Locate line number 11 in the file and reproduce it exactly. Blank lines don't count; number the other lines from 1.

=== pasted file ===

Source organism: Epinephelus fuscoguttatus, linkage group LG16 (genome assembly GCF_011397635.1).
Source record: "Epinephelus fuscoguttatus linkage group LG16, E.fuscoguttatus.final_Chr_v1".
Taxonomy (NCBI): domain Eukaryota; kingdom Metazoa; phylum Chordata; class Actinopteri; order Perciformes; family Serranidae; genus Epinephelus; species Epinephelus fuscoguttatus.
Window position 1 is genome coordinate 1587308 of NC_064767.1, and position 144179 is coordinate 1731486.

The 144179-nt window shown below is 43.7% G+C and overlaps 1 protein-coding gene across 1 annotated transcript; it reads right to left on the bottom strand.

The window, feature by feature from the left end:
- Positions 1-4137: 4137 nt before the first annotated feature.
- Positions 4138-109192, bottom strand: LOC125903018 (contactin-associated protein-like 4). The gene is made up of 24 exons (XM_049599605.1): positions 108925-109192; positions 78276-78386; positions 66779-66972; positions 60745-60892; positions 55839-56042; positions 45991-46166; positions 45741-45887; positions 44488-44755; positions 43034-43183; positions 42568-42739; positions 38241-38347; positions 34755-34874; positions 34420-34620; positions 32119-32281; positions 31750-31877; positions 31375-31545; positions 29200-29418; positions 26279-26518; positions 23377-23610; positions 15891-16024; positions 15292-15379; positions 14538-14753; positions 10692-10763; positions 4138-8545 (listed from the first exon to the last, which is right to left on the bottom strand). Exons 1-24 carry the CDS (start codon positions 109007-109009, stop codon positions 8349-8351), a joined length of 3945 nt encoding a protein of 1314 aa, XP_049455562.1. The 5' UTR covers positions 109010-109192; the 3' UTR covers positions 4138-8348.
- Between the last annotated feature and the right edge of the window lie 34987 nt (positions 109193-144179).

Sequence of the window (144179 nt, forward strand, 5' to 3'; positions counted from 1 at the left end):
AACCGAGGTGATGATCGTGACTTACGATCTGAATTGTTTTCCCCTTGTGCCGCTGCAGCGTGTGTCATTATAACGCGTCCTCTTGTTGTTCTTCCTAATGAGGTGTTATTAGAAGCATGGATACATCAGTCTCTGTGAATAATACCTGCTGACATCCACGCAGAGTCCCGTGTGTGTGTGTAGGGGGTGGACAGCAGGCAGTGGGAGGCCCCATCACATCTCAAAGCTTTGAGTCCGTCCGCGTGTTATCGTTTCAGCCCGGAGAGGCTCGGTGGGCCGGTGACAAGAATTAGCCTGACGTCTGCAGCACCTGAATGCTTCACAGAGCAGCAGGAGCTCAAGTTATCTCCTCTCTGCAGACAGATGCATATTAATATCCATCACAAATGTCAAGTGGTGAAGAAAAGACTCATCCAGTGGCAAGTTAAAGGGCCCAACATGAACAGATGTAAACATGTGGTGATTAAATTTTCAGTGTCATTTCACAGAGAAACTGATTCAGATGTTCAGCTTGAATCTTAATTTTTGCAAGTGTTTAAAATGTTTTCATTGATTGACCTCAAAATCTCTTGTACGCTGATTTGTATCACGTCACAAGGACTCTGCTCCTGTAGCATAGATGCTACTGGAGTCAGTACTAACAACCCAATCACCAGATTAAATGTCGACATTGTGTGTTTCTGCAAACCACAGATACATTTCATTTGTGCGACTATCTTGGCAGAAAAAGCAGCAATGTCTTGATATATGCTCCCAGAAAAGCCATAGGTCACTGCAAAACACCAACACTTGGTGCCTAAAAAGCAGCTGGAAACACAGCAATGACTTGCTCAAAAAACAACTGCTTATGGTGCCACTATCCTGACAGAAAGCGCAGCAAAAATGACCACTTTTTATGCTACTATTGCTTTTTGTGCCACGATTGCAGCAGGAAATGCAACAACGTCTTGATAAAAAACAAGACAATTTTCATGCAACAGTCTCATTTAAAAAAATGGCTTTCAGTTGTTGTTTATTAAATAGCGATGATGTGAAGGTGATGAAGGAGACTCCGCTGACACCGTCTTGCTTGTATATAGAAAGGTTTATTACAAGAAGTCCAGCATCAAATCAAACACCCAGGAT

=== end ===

AACCGAGGTGATGATCGTGACTTACGATCTGAATTGTTTTCCCCTTGTGCCGCTGCAGCGTGTGTCATTATAACGCGTCCTCTTGTTGTTCTTCCTAATGAGGTGTTATTAGAAGCATGGATACATCAGTCTCTGTGAATAATACCTGCTGACATCCACGCAGAGTCCCGTGTGTGTGTGTAGGGGGTGGACAGCAGGCAGTGGGAGGCCCCATCACATCTCAAAGCTTTGAGTCCGTCCGCGTGTTATCGTTTCAGCCCGGAGAGGCTCGGTGGGCCGGTGACAAGAATTAGCCTGACGTCTGCAGCACCTGAATGCTTCACAGAGCAGCAGGAGCTCAAGTTATCTCCTCTCTGCAGACAGATGCATATTAATATCCATCACAAATGTCAAGTGGTGAAGAAAAGACTCATCCAGTGGCAAGTTAAAGGGCCCAACATGAACAGATGTAAACATGTGGTGATTAAATTTTCAGTGTCATTTCACAGAGAAACTGATTCAGATGTTCAGCTTGAATCTTAATTTTTGCAAGTGTTTAAAATGTTTTCATTGATTGACCTCAAAATCTCTTGTACGCTGATTTGTATCACGTCACAAGGACTCTGCTCCTGTAGCATAGATGCTACTGGAGTCAGTACTAACAACCCAATCACCAGATTAAATGTCGACATTGTGTGTTTCTGCAAACCACAGATACATTTCATTTGTGCGACTATCTTGGCAGAAAAAGCAGCAATGTCTTGATATATGCTCCCAGAAAAGCCATAGGTCACTGCAAAACACCAACACTTGGTGCCTAAAAAGCAGCTGGAAACACAGCAATGACTTGCTCAAAAAACAACTGCTTATGGTGCCACTATCCTGACAGAAAGCGCAGCAAAAATGACCACTTTTTATGCTACTATTGCTTTTTGTGCCACGATTGCAGCAGGAAATGCAACAACGTCTTGATAAAAAACAAGACAATTTTCATGCAACAGTCTCATTTAAAAAAATGGCTTTCAGTTGTTGTTTATTAAATAGCGATGATGTGAAGGTGATGAAGGAGACTCCGCTGACACCGTCTTGCTTGTATATAGAAAGGTTTATTACAAGAAGTCCAGCATCAAATCAAACACCCAGGAT